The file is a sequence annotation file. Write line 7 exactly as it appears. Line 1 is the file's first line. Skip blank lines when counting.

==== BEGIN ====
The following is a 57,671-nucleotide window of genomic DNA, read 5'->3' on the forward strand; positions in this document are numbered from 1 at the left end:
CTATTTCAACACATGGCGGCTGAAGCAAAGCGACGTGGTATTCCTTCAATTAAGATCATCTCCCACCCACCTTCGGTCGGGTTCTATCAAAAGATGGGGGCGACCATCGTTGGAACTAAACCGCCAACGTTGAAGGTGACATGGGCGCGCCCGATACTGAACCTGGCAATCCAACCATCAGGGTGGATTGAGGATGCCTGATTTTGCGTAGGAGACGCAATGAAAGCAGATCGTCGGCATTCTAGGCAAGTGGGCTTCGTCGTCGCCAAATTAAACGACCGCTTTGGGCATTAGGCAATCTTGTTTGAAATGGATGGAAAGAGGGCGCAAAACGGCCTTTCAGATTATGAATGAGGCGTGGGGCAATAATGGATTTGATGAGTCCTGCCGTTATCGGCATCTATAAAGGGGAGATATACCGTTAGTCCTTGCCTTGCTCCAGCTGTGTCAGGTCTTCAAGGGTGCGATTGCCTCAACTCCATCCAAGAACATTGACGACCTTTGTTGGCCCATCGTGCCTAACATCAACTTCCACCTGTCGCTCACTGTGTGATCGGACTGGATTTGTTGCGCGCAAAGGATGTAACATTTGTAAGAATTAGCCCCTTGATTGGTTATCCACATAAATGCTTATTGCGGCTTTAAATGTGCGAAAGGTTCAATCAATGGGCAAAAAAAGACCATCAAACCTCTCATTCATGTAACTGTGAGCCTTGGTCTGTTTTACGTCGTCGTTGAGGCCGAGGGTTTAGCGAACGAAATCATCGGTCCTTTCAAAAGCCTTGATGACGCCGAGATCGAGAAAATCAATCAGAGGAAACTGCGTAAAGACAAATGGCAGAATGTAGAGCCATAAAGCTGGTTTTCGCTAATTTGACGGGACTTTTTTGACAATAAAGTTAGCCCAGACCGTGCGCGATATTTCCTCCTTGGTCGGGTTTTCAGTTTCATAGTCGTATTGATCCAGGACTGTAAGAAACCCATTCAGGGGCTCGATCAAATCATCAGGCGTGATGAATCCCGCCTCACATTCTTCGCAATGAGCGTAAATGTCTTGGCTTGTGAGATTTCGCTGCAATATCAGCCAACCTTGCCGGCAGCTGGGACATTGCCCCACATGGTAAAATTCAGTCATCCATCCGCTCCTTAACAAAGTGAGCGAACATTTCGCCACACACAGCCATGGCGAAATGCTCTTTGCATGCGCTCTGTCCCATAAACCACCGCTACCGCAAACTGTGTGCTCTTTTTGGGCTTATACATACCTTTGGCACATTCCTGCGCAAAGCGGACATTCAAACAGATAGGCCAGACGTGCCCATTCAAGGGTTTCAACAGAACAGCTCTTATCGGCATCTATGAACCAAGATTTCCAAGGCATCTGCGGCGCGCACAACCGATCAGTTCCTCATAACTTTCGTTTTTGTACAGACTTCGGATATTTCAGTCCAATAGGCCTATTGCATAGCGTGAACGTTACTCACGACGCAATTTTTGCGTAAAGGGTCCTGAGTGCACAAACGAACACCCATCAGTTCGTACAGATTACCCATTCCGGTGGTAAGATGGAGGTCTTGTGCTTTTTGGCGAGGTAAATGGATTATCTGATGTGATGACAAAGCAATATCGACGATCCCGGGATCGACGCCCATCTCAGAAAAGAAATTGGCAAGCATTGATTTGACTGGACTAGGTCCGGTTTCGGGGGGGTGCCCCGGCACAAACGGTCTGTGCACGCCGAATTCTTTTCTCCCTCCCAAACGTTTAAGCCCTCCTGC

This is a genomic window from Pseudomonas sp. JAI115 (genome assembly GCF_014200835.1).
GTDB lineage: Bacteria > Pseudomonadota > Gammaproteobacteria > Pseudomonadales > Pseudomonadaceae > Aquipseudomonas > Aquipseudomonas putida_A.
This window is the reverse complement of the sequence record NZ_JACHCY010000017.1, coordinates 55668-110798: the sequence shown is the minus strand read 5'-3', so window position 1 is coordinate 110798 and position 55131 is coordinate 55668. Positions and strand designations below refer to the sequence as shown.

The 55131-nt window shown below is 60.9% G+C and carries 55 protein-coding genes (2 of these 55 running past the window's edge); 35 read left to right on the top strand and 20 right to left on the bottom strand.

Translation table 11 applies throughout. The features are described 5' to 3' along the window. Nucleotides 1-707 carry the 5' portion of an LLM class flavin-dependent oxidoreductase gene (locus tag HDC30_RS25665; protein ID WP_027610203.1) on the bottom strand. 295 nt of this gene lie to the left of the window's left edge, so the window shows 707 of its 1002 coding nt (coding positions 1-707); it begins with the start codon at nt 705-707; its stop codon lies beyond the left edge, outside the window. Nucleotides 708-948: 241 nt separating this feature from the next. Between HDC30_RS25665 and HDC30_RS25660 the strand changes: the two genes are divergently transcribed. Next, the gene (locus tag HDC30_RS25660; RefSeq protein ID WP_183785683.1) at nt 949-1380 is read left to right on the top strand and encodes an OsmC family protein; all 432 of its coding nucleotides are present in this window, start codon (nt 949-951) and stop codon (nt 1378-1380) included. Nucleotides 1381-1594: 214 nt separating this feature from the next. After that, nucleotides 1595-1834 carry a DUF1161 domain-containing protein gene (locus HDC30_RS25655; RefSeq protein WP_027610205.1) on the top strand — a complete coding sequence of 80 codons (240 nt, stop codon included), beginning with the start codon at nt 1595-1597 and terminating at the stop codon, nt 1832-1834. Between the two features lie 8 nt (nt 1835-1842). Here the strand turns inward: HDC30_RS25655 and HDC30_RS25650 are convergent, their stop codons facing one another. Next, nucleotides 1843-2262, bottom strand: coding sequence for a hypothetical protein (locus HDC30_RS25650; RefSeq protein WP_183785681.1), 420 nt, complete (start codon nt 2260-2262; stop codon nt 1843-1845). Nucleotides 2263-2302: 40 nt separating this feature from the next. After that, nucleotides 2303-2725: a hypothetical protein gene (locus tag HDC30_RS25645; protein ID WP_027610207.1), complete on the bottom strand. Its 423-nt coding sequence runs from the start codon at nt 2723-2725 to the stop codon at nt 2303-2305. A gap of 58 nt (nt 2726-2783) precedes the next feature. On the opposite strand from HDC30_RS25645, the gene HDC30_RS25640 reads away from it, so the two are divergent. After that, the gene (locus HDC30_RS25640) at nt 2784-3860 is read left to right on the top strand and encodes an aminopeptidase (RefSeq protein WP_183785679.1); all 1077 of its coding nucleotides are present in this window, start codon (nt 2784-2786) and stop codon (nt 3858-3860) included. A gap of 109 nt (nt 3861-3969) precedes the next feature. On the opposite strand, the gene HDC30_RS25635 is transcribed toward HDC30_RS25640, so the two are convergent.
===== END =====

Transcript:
Translation table 11 applies throughout. The features are described 5' to 3' along the window. Nucleotides 1-707 carry the 5' portion of an LLM class flavin-dependent oxidoreductase gene (locus tag HDC30_RS25665; protein ID WP_027610203.1) on the bottom strand. 295 nt of this gene lie to the left of the window's left edge, so the window shows 707 of its 1002 coding nt (coding positions 1-707); it begins with the start codon at nt 705-707; its stop codon lies beyond the left edge, outside the window. Nucleotides 708-948: 241 nt separating this feature from the next. Between HDC30_RS25665 and HDC30_RS25660 the strand changes: the two genes are divergently transcribed. Next, the gene (locus tag HDC30_RS25660; RefSeq protein ID WP_183785683.1) at nt 949-1380 is read left to right on the top strand and encodes an OsmC family protein; all 432 of its coding nucleotides are present in this window, start codon (nt 949-951) and stop codon (nt 1378-1380) included. Nucleotides 1381-1594: 214 nt separating this feature from the next. After that, nucleotides 1595-1834 carry a DUF1161 domain-containing protein gene (locus HDC30_RS25655; RefSeq protein WP_027610205.1) on the top strand — a complete coding sequence of 80 codons (240 nt, stop codon included), beginning with the start codon at nt 1595-1597 and terminating at the stop codon, nt 1832-1834. Between the two features lie 8 nt (nt 1835-1842). Here the strand turns inward: HDC30_RS25655 and HDC30_RS25650 are convergent, their stop codons facing one another. Next, nucleotides 1843-2262, bottom strand: coding sequence for a hypothetical protein (locus HDC30_RS25650; RefSeq protein WP_183785681.1), 420 nt, complete (start codon nt 2260-2262; stop codon nt 1843-1845). Nucleotides 2263-2302: 40 nt separating this feature from the next. After that, nucleotides 2303-2725: a hypothetical protein gene (locus tag HDC30_RS25645; protein ID WP_027610207.1), complete on the bottom strand. Its 423-nt coding sequence runs from the start codon at nt 2723-2725 to the stop codon at nt 2303-2305. A gap of 58 nt (nt 2726-2783) precedes the next feature. On the opposite strand from HDC30_RS25645, the gene HDC30_RS25640 reads away from it, so the two are divergent. After that, the gene (locus HDC30_RS25640) at nt 2784-3860 is read left to right on the top strand and encodes an aminopeptidase (RefSeq protein WP_183785679.1); all 1077 of its coding nucleotides are present in this window, start codon (nt 2784-2786) and stop codon (nt 3858-3860) included. A gap of 109 nt (nt 3861-3969) precedes the next feature. On the opposite strand, the gene HDC30_RS25635 is transcribed toward HDC30_RS25640, so the two are convergent.